“He’s one of our most talented students,” says Antoinette Winstead, OLLU professor of Digital Film and TV production. “He’s one of those amazing people with an amazing story that shows no matter what adversity you go through, you can survive it.”
How did he get here? After graduating from high school in Chicago, a counselor recommended he travel to San Antonio and serve at AmeriCorps, a network of national service programs. While tutoring children and helping them produce slide shows, Sanchez made a discovery. As he stayed up late, working with his camera night after night, he thought, “Maybe this is something I should pursue.”
Sanchez started his first film project in 2007. A passion ignited and drove him to push through academic challenges at SAC without the aid of a tutor. He could have used help in math — his weakest subject — but after a lifetime of hearing what he couldn’t do, Sanchez insisted on studying alone. “It’s been my choice to prove other people wrong,“ he says.
After transferring to OLLU, Sanchez struggled. He had no housing, a broken marriage and child support payments. He also had a camera, a dream and a persevering spirit.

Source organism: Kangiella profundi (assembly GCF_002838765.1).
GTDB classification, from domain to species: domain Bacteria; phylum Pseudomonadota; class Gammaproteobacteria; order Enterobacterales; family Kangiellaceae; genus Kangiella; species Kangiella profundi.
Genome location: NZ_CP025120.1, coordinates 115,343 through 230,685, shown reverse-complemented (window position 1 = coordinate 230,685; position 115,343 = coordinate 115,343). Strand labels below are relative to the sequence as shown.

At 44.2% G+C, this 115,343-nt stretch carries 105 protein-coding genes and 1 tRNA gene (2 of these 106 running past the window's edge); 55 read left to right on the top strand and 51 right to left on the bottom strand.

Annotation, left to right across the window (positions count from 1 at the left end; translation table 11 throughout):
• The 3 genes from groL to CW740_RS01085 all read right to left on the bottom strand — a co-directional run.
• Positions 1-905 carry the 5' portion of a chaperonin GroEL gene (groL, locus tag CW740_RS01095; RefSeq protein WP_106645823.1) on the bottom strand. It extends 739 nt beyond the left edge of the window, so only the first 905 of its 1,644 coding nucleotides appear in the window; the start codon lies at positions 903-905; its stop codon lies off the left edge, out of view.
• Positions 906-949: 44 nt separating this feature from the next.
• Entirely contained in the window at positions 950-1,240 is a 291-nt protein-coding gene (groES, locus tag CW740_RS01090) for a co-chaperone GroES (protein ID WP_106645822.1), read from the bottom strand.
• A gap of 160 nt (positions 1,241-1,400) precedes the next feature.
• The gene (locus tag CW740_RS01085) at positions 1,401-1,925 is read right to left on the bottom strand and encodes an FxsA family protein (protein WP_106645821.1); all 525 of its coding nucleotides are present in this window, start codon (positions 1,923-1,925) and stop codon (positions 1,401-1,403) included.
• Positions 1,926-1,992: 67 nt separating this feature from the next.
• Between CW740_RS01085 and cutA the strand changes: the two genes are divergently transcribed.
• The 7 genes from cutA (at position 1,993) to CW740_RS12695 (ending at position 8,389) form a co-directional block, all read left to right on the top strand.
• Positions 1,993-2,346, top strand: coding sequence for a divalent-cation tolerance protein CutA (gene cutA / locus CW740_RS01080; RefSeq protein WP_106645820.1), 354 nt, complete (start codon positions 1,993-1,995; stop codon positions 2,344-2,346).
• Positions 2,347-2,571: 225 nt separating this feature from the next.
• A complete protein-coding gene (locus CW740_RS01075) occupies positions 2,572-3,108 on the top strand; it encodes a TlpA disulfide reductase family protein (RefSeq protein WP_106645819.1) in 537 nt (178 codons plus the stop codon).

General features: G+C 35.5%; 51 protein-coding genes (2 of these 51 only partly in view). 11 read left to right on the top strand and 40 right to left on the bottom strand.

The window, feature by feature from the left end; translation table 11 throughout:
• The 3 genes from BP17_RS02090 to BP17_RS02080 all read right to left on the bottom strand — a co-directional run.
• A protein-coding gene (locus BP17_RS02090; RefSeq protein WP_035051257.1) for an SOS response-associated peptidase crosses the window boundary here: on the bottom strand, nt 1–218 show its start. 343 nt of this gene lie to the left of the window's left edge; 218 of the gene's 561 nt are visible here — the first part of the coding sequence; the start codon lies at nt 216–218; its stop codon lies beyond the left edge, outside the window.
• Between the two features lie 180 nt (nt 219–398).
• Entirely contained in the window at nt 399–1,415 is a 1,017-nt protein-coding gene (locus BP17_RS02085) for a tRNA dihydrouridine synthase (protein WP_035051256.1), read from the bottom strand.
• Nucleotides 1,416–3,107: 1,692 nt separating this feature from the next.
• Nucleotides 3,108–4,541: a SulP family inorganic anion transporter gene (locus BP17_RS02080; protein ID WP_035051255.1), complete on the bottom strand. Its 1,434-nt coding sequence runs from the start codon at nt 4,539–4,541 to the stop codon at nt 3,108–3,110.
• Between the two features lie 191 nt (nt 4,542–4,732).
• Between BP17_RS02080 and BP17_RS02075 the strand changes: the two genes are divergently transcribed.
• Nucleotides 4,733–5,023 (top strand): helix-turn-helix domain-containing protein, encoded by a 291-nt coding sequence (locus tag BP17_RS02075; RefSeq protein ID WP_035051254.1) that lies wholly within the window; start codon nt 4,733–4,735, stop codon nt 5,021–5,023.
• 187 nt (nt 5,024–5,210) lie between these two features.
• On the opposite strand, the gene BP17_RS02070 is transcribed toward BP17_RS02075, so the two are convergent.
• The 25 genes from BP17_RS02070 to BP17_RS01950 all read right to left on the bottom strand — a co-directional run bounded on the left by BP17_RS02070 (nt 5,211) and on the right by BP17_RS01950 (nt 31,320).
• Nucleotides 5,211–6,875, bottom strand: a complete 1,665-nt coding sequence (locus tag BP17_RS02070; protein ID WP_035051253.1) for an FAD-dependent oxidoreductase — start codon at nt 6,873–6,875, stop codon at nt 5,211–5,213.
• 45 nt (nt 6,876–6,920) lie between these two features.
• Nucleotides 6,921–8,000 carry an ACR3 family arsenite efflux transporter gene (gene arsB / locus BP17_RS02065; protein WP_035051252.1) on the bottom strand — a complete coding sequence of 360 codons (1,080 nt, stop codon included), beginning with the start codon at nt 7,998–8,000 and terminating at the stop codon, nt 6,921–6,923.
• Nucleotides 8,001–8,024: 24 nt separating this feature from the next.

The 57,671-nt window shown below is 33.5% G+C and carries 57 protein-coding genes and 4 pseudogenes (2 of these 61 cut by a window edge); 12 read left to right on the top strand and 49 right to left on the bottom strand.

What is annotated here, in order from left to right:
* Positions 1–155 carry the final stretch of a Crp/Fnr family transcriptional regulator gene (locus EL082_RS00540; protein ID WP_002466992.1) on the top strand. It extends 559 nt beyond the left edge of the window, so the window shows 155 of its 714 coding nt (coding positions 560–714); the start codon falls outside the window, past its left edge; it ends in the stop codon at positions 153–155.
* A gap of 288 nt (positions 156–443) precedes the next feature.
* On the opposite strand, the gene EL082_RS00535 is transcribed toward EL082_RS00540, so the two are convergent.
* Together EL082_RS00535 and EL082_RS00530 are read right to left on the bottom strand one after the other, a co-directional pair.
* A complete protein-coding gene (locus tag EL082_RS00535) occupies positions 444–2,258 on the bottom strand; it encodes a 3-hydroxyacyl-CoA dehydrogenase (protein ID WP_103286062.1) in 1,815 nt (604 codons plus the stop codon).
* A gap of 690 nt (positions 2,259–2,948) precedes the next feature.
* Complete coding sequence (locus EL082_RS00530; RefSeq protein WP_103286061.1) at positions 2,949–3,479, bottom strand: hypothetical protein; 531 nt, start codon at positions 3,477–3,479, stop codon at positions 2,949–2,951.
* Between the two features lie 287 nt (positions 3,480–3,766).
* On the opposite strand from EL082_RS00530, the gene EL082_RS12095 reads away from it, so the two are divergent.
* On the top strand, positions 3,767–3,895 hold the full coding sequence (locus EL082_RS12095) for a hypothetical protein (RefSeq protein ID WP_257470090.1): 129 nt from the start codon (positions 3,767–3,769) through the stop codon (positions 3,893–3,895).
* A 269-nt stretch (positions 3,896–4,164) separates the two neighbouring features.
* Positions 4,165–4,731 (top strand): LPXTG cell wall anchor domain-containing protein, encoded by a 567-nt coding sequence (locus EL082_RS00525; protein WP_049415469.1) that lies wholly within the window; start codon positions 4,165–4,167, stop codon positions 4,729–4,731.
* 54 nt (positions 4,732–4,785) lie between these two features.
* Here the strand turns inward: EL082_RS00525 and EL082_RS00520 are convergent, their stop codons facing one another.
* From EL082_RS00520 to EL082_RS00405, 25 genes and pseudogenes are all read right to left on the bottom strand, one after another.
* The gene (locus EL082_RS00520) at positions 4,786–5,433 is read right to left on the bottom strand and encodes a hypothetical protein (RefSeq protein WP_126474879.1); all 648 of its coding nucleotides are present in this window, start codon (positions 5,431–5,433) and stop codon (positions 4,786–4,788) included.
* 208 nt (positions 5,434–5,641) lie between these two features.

One friend offered him a place to stay. Others gave him food. Sanchez settled in, hit the books, and resumed working magic with his camera. He continued another passion as well. Sanchez helped autistic children produce videos at a local Jewish Community Center. “I taught them what I learned at SAC and what I’ve learned so far at The Lake.”
One compelling frame at a time, Sanchez is living out a dream that could be a documentary. He’d rather film his own documentary about the late Cesar Chavez, founder of the United Farm Workers of America. Why?
Sanchez sees a little of himself in Chavez: low-income, hardworking, discriminated Hispanic, battling big odds. “When God calls me up,” Sanchez says, “I want people to know who I am, what I’ve been through and how hard it’s been.”